City must plan for rail without wasting time
|StoryChat: Comment on this story|
In the search for strategies to cope with its transportation problems, Honolulu seems to be on the right track, at last.
Mayor Mufi Hannemann and the City Council seem committed to building a system with fixed-rail transit at its core. Although it was just a preliminary step, the vote favoring rail by the council's Transportation Committee is itself an encouraging sign.
Fourteen years ago, council members stunned O'ahu rail proponents and federal agencies poised with financing when they failed to muster enough votes to get transit through. This time the political will has materialized — helped, no doubt, by the fact that a tax to generate the local funds is ready to roll out in January.
The challenge now is to keep that commitment focused, so that key deadlines can be met, the feds can deliver the funding and work can begin.
As city streets become more crowded and as east-west traffic chokes highways, it's clear that a system reliant on cars and buses won't be sufficient to meet the demand as more homes are built in West O'ahu.
Compounding the problem: Parking spaces in the urban core, already in short supply, would become a full-fledged endangered species in a Honolulu fed by even more four-wheeled vehicles. A mode of transportation that moves independently has to be part of the mix.
Hannemann also rightly acknowledges that a comprehensive solution will have to include complementary elements — rail, ferries, buses and shuttles, in addition to highway improvements — in a unified metropolitan network all accessible for the same fare. His notion of using a "smart card" that travelers could swipe on all the transit modes sounds sensible.
But we're getting ahead of ourselves. The first order of business is for the council to choose the route by year's end so that O'ahu residents will know what they're buying when they start paying the increased excise tax Jan. 1.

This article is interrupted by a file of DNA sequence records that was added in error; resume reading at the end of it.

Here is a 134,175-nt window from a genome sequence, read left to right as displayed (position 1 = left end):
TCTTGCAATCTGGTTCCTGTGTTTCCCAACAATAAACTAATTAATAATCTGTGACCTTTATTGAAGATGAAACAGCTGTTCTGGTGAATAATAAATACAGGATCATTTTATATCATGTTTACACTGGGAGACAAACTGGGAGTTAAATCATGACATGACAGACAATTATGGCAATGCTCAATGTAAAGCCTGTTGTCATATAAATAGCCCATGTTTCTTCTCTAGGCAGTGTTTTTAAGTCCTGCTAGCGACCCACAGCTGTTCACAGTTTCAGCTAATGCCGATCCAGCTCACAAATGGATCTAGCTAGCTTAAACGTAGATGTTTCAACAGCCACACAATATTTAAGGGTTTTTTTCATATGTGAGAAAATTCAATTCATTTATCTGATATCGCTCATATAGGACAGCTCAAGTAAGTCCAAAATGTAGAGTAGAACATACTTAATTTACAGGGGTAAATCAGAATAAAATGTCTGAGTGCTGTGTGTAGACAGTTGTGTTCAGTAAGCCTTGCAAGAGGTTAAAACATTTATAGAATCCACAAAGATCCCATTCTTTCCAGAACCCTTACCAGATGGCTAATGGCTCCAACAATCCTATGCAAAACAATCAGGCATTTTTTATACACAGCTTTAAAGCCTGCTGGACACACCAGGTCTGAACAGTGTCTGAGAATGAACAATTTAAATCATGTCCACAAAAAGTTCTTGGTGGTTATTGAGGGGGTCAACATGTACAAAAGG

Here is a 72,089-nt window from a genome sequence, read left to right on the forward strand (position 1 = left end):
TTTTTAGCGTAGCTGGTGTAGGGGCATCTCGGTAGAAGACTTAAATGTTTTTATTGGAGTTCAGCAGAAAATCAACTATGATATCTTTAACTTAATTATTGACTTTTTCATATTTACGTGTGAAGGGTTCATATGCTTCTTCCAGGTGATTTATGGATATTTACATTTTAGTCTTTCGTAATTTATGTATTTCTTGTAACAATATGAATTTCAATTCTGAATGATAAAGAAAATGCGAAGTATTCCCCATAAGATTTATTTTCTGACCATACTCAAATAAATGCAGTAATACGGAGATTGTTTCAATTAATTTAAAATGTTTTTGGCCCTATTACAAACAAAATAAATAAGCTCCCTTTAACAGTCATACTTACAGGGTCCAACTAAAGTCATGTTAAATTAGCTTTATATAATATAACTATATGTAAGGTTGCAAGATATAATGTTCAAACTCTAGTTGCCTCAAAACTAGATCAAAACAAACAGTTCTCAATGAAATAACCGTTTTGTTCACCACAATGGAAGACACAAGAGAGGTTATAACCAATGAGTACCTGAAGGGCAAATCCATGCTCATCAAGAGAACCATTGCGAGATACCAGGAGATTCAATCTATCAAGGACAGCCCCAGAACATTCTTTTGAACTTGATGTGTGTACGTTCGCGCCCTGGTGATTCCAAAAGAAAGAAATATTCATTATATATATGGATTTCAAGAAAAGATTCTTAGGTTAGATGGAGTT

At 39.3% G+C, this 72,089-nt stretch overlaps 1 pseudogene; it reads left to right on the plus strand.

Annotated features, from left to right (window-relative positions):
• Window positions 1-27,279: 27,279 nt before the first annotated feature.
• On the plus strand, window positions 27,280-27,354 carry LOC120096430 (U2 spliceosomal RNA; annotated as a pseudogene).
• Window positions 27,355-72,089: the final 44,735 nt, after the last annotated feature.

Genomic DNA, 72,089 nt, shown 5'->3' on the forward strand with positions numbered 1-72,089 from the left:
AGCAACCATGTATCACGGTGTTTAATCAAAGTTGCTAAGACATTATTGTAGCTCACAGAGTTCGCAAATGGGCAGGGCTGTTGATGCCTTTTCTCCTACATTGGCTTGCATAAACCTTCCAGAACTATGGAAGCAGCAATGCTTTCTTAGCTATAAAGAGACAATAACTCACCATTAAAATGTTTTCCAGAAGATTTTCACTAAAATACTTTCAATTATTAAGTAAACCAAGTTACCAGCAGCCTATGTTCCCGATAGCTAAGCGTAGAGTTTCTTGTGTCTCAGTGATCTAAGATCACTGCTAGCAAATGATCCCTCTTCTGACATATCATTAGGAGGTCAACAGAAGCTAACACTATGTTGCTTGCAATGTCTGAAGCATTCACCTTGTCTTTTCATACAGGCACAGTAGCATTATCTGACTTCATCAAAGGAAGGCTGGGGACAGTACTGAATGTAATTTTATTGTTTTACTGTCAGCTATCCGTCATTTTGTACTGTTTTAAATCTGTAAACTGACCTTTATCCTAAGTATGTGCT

On this score, the Transportation Committee has added needless complications. In addition to the two alternatives already vetted by engineers, the committee has resurrected two rejected routes and has added a new alignment that would end at Iwilei.
What then was the point of going through all the scoping meetings, of taking the community's pulse, of having trained professionals examine the feasibility of all the options, if the council's just going to go over the same ground now? The Iwilei alignment hasn't even been defined, which means even putting it on the table is sure to delay a final decision.
Let's not go there. Let's just stick with the estimated $3.6 billion, 20-mile route to Ala Moana or the estimated $4.6 billion, 28-mile alignment to Manoa.
It's important for the council to agree as soon as possible on the "locally preferred alternative", so that the congressional delegation can move quickly to lock in funds from the Federal Transit Administration. There's still federal skepticism about the strength of Honolulu's mass-transit resolve — remember, we've been down this path twice before — so a firm, timely commitment is needed to counter it.
The council panel also made a smart move by tabling a proposal to enact a "transit development ordinance" laying out development plans for transit stops. Although it will be an essential part of the planning process and it should be done at the front end, it makes more sense at least to know the course for rail before attempting to set those plans.
The city is off to a good start. Let's not stray off course now.